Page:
Gaddafi, Mugabe want federal government for Africa

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TRIPOLI (Reuters) – Libyan leader Muammar Gaddafi and visiting Zimbabwean President Robert Mugabe want African leaders to agree next month to unite Africa under one government to help it solve its own problems, state media said on Thursday.

Libyan leader Muammar Gaddafi in Sebha, March 2, 2007. Gaddafi and visiting Zimbabwean President Robert Mugabe want African leaders to agree next month to unite Africa under one government to help it solve its own problems, state media said on Thursday. REUTERS/Louafi Larbi

The two men, both among the world’s longest serving leaders, agreed in talks in Tripoli on Wednesday that the 53-nation African Union (AU) should be turned into an embryonic federal government at an AU heads of state summit in Ghana on July 1-2.

“They consulted on the upcoming African Union summit due to be held in Ghana, and in relation to this they emphasized the establishment of the African Union government,” Libya’s official Jana news agency said.

“This plan embodies the hopes and ambitions of the continent’s people, and the only means for the continent’s independence, political and economic freedom and progress and development,” it added.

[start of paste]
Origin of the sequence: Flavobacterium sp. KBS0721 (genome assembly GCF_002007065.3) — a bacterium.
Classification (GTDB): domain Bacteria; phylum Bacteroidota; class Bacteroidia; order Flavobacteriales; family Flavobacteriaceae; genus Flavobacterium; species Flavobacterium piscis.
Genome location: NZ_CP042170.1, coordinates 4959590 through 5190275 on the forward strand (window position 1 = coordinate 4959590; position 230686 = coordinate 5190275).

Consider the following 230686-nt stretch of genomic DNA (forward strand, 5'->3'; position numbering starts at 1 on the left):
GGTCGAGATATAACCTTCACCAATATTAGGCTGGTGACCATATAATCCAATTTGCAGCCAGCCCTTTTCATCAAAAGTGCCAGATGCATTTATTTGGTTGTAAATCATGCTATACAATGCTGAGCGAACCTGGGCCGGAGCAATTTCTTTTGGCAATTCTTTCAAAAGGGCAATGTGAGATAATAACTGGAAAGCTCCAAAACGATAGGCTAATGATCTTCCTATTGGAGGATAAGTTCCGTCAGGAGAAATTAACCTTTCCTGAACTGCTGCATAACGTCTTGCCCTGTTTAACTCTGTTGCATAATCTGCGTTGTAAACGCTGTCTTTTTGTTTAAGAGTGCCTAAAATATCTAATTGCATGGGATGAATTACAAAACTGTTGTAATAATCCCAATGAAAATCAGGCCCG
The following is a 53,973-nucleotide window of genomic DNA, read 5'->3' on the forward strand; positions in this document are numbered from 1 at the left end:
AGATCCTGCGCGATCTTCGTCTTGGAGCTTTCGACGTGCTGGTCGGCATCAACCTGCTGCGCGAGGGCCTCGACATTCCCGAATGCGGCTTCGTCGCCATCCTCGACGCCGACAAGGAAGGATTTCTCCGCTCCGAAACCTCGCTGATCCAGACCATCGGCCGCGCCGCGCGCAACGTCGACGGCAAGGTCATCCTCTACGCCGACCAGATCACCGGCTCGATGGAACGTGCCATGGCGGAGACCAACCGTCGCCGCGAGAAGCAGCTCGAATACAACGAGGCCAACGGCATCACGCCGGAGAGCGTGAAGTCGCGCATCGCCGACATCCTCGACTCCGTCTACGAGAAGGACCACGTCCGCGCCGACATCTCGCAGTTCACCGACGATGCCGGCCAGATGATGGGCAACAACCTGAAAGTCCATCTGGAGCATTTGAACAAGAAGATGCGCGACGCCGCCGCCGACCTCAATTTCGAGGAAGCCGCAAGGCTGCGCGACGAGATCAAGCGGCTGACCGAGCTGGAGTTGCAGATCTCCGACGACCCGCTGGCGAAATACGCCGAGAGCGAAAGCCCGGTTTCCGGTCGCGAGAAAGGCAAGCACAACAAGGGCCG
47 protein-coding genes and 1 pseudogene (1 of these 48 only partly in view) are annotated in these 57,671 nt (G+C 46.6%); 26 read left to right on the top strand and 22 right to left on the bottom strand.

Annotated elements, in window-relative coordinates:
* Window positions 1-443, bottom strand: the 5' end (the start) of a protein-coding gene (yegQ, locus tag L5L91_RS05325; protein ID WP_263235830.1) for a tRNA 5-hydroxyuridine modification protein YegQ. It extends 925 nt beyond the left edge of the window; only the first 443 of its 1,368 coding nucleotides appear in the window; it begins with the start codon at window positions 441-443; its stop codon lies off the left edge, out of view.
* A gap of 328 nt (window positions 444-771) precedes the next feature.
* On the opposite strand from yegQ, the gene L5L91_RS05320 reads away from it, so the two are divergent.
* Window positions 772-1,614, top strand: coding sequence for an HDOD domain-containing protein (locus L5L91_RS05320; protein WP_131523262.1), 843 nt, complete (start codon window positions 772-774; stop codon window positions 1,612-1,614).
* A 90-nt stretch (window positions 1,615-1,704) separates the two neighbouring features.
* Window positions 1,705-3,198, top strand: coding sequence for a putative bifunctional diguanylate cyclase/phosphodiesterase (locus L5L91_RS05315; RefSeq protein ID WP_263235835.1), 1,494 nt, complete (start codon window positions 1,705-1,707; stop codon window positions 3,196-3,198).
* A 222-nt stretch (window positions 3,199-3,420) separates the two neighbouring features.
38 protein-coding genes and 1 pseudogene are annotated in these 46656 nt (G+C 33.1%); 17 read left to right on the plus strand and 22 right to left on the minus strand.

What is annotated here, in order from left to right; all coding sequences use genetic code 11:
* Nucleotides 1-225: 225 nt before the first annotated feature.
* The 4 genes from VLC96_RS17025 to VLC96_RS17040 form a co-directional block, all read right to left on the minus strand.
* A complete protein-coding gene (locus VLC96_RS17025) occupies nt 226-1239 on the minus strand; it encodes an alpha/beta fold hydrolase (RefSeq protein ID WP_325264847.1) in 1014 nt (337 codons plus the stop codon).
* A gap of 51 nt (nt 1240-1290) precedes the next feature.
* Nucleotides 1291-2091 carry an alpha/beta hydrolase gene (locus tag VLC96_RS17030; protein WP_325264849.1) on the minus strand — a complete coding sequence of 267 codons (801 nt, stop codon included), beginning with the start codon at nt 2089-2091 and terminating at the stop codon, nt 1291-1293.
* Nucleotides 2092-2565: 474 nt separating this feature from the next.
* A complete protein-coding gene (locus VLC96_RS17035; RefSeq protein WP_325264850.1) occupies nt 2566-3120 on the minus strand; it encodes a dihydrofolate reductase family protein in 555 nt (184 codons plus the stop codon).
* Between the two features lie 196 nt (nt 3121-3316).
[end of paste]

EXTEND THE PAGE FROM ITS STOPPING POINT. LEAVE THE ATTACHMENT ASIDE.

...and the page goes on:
Gaddafi has long favored the establishment of a United States of Africa as a means of ridding the continent of 800 million people of what he calls Western colonialism.

The project attracts emotional support from some in Africa since the idea of a federal United States of Africa was first promoted by Kwame Nkrumah, Ghana’s first president and pioneer of Pan-Africanism, but many doubt its practicality.

The topic is due to be debated at the Ghana gathering, which will take place 50 years after Ghana became the first black nation in sub-Saharan Africa to win independence.

Jana said the two leaders also discussed a number of other issues but did not elaborate.

There was no mention of energy ties between Zimbabwe and oil-producing Libya.

Zimbabwe had received oil from Libya under a $360 million loan facility which the southern African country was meant to repay in part by supplying agricultural produce to Tripoli, but the deal collapsed in late 2002 after Harare failed to meet its obligations. The facility, which covered 70 percent of Zimbabwe’s fuel needs, had run for less than a year.

Zimbabwe is in the midst of an economic crisis that has produced the world’s highest inflation rate of above 3,700 percent, unemployment of around 80 percent and chronic shortages of food, fuel and foreign currency.

 

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